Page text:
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Viewpoint: Time to revisit backstop


It’s hard to believe it’s been 20 years since the catastrophic events of Sept. 11, 2001. As with many who were living and working in Manhattan that day, there are certain sights, sounds and smells that prompt memories of that Tuesday. Any bright, sunny early fall morning is one, missing-people posters is another, the sound of a jet engine flying low overhead and any particularly acrid smoke blowing in the air are others. The personal accounts of the five executives interviewed for Business Insurance’s cover story go to the heart of 9/11 and the human losses the insurance industry suffered. There are also memories of people helping each other even as they were in imminent danger, of people coming together and finding support — and of the industry adapting and recovering in the years since.

As is usually the case following major catastrophes, 9/11 led to fundamental changes in the way insurers and risk managers operate and in particular how terrorism risk is modeled and priced. For example, workers compensation insurers began to think about whether a business’s operations were located in a potential terrorist target area, and about aggregations of risk if a catastrophic event were to hit multiple industries. For property insurers, where before 9/11 terrorism risk was covered in most property policies, the magnitude of the losses arising from the event and the potential for future attacks led them to introduce exclusions for terrorism coverage until the government stepped in to create a backstop — the Terrorism Risk Insurance Act signed into law in 2002 — to stabilize the market. The terrorism market has since expanded as the nature of the risk has shifted, demand has increased and insurers’ comfort level with the risk has grown as the stories on pages 22 and 23 reflect.

Like 9/11, the COVID-19 pandemic has generated various industry proposals for some type of government backstop to provide market support and enable pandemic risks to become insurable. While there are many reasons put forward by various industry participants on whether this is a good idea, what is clear is that well into the second year of a pandemic in which there continues to be uncertainty for businesses due to the rise of variants and changing agency advice over masking and distancing protocols, lack of coverage continues to be a problem for many commercial insurance buyers. Costly litigation for denied COVID-19-related business interruption claims also continues to unfold, and while much has gone insurers’ way, policyholder wins are not ruled out. At a July 22 hearing of the U.S. Senate Banking Committee’s Subcommittee on Securities, Insurance and Investment to examine frameworks to address future pandemic risk, Evan Greenberg, CEO of Chubb Ltd., said a public-private partnership would lessen the financial blow of a future pandemic. Martin South, president, United States and Canada division of Marsh LLC, also testified at the hearing that without significant government support, property and liability insurance policies are severely limited in their ability to respond to pandemic-related losses.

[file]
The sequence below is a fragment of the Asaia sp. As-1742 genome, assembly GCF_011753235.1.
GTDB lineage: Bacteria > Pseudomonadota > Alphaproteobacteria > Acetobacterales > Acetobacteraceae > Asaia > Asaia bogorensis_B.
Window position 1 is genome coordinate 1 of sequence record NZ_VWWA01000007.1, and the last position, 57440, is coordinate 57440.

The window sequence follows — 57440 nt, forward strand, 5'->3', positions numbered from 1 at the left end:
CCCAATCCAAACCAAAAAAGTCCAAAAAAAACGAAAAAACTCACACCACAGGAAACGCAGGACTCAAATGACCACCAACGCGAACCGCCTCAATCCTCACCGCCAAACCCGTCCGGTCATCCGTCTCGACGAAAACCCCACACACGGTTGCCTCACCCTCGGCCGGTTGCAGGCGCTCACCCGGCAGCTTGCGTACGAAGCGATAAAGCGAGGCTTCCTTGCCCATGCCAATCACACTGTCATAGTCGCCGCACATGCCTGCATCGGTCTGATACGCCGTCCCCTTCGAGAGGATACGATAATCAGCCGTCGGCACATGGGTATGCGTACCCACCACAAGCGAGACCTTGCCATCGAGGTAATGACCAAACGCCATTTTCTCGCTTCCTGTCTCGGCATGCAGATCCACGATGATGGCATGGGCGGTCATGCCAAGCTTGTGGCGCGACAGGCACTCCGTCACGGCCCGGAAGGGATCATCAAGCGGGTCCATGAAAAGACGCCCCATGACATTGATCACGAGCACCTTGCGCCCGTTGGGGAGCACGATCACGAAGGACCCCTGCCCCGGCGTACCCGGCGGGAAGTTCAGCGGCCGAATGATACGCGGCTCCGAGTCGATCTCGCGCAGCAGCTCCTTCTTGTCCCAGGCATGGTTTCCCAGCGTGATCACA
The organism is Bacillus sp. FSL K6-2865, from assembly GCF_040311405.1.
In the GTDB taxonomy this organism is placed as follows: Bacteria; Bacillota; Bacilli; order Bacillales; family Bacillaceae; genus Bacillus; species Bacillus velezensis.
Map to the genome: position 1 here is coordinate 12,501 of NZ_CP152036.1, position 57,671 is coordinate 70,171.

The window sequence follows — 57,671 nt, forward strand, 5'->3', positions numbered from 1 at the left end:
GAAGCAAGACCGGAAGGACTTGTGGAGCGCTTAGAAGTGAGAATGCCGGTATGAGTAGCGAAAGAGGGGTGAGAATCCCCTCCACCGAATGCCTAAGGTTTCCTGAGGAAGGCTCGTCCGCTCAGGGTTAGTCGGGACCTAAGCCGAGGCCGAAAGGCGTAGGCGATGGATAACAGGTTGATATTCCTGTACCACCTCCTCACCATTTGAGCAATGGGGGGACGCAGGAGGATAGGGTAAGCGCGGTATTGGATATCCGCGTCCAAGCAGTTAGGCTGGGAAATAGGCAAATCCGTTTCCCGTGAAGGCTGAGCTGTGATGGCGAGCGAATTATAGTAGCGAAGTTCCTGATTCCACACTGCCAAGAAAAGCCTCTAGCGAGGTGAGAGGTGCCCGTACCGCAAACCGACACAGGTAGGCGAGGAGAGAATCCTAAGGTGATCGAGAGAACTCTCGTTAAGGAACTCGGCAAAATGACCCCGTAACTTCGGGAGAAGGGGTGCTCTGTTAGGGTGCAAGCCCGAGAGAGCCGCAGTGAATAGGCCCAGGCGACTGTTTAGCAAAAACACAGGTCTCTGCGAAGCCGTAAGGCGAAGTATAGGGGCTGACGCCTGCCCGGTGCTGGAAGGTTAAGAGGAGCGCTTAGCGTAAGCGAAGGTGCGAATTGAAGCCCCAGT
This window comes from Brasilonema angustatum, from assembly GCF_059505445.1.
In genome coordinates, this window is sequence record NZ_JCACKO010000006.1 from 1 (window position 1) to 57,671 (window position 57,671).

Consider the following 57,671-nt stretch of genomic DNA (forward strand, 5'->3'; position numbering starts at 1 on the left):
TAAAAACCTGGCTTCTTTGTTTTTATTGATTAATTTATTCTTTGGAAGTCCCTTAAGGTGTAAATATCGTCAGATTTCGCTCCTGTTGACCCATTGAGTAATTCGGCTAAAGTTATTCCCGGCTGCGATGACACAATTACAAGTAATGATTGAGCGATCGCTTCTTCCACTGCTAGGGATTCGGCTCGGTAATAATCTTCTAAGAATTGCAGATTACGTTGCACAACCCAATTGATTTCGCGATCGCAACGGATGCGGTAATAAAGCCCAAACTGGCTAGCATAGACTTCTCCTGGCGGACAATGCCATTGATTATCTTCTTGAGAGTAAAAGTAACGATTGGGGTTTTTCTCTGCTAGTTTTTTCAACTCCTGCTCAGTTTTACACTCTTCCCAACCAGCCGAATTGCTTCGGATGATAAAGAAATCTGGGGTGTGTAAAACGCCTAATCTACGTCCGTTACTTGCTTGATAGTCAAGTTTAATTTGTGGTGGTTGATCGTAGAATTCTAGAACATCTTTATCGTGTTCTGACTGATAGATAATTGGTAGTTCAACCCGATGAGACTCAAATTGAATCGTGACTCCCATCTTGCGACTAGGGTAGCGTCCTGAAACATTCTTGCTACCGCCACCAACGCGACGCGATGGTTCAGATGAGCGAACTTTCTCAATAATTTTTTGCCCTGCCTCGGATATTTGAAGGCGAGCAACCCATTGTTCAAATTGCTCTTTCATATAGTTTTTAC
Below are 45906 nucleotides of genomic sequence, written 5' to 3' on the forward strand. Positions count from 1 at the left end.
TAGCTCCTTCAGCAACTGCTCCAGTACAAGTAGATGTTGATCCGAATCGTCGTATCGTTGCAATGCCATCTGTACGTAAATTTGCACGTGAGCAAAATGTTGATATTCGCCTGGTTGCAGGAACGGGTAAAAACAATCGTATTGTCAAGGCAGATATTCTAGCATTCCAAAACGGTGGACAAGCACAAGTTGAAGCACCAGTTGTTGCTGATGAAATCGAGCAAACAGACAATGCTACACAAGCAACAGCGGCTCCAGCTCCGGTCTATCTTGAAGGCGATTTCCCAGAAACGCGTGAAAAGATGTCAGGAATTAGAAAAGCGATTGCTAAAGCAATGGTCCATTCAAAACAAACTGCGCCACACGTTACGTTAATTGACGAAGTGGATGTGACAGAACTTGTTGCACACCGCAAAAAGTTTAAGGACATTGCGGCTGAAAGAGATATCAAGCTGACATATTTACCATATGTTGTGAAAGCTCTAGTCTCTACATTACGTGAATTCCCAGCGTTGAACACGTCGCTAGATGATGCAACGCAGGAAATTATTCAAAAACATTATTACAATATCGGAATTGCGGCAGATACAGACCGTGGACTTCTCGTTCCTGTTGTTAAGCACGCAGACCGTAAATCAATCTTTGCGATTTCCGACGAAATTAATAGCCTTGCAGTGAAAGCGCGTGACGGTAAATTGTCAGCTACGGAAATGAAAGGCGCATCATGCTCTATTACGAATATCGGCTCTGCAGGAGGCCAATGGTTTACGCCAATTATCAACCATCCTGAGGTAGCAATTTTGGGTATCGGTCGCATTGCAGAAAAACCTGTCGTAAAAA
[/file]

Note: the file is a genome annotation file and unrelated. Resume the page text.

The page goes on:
The ability to adapt, regroup and reshape out of catastrophic events is a hallmark of the insurance and risk industry. Isn’t it time that lawmakers and the industry reach some kind of consensus on pandemic risk?